Saturday, 17 February 2018
Wulfheim (1950) by Sax Rohmer
Sax Rohmer aka Arthur Henry Sarsfield Ward is remembered today primarily for his Fu Manchu novels, and even those are brought up mostly to cringe at the Yellow Peril aspect of the franchise. Yet he also penned outright genre fiction, including the phenomenal masterpiece of the form that was Brood of the Witch-Queen.
Wulfheim was published towards the end of Rohmer's life, under yet another pseudonym, this time as Michael Furey. To my knowledge this is the only time Rohmer used this name and I'm not quite sure why. Perhaps he wanted the work to not be tinged with expectations his name may provide, as it probably is a completely different book from what his readers would expect ?
Either way, this is a work of his that has, quite frankly, garnered very little attention. I do not, however, believe that to be justified, as Wulfheim is a fine work indeed.
Set in an unspecified period of time not quite modern but no longer renaissance or Medieval either, it follows the Monk Hilarius, formerly Otto of Wulfheim, who ran off to a monastery for very personal and very troubling reasons. He returns home to tell his father the Count of Wulfheim why he did so, especially given that this way the Wulfheim name passes and the Domain falls to the Church on Otto's death. When he arrives in the Domain where he is virtually a stranger, he meets not only his father and sister Fragia, but also Fragia's best friend Loe, her parents, Loe's almost-fiancé and the resident no-bullshit-taker, Dr. Oberon. Along the way he finds that people in the Domain shun him, he feels an evil presence about, discovers the ruins of an Abbey that burned to the ground as well as discovering two rogues digging up the heart of Caesar Wulfheim, the last Abbot who had been burned at the stake for devil worship.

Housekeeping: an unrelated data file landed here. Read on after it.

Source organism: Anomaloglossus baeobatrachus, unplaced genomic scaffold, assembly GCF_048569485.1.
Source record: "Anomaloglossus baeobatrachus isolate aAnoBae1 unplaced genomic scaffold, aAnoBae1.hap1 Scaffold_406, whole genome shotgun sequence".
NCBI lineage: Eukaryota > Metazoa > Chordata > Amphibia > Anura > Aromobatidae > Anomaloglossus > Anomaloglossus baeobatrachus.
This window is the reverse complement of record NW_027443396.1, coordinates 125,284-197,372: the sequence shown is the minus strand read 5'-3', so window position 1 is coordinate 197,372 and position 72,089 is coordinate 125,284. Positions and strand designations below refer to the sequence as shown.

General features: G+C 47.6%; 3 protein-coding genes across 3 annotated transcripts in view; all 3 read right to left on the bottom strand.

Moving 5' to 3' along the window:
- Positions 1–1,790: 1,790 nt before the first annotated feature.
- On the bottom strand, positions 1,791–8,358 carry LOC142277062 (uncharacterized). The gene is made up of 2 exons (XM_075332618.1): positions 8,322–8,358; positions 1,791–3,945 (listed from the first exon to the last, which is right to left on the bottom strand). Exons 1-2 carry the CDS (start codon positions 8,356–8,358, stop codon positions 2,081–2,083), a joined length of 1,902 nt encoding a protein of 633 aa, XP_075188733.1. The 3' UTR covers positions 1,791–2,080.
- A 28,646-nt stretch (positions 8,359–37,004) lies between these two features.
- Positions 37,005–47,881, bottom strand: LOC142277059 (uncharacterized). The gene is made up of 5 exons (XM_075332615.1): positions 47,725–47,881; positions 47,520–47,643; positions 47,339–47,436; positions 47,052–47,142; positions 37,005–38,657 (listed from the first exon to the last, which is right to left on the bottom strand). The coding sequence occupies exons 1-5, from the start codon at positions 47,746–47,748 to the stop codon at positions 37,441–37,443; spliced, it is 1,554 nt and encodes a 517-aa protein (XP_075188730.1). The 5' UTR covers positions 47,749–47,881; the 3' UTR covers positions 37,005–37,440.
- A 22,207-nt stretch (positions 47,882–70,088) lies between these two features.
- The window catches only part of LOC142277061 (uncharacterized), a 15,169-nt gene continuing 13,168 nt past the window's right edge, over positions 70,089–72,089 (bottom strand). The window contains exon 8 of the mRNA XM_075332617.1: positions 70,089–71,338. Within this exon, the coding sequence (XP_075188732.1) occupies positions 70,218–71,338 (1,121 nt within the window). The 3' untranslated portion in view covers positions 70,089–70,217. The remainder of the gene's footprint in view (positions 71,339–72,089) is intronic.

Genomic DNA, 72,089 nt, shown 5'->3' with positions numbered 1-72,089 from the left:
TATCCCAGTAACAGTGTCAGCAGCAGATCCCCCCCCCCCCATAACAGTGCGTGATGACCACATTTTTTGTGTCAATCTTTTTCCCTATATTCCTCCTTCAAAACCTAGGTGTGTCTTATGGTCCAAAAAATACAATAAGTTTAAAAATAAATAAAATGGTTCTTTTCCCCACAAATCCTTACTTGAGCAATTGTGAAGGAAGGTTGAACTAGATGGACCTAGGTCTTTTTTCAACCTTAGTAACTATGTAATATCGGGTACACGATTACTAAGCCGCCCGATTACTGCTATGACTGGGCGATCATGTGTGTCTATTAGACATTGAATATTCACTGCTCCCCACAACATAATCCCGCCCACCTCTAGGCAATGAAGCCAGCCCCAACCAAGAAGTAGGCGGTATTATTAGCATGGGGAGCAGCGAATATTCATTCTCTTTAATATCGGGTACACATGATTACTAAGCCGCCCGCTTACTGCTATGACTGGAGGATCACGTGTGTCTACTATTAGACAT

The story focuses on the interactions between the people in the oppressive atmosphere of Wulfheim Castle that is, in the truest sense of the word, Gothic, without having any of the usual pretensions that happen when an author tries to do this idea straight in modern-ish times. The people at the Castle are slowly revealed to be suffering various stages of depravity and erotic mania. Loe's father the General can't help but try and make the light-as-a-feather Castle Maid and her mother is purposefully blocking Loe's engagement simply because Loe's chosen husband refused to sleep with said mother. Meanwhile the true nature of Otto's mania is revealed to us, and it is perhaps only slightly less interesting because the novel very bluntly hints that the half-sister he can't but think of isn't actually his sister. I will, however, commend Rohmer on having this revelation only come after it's too late for it to mean anything beyond making Otto feel better about himself.
In the background of all this is the creeping aura of some ancient evil, culminating in the post-mortem possession of Fragia's body by another, long departed soul. And while the few reviewers out there seemed to suggest the story up until this point was gearing up for literal lycanthropy, what we get and how we get there isn't bad at all, especially since the atmosphere is quite strong throughout.
Now, the most sure-fire way to drag a book down and make it tedious is to have a character who likes to wax philosophical. In Visiak's Medusa, whenever Huxtable got into his habbit of speaking in saccharine analogies and long winded spiritual diatribes, it made the already floundering book flounder even more vehemently. This book, however, is the rare exception to the rule. The character of Dr. Oberon is by far the most engaging member of the book's cast. He is snarky, he likes to say seemingly irreverent or intentionally provocative things, likes to be sarcastic to the point where one imagines him rolling his eyes visibly, and does, as a rule, not take anyone's crap and just gets right on to the point that they are either not seeing or trying not to see. This, along with the narrator's own tone, hovering between sarcasm and sardonics, makes for an interesting reading, and generally does not spare anyone.
If I am to lay any criticism against this book, it is that the possession itself is of rather brief duration, cut short by the dramatic and very ironic denoument. Other than that, this is a fine work that I fully believe is worthy of the Rohmer name.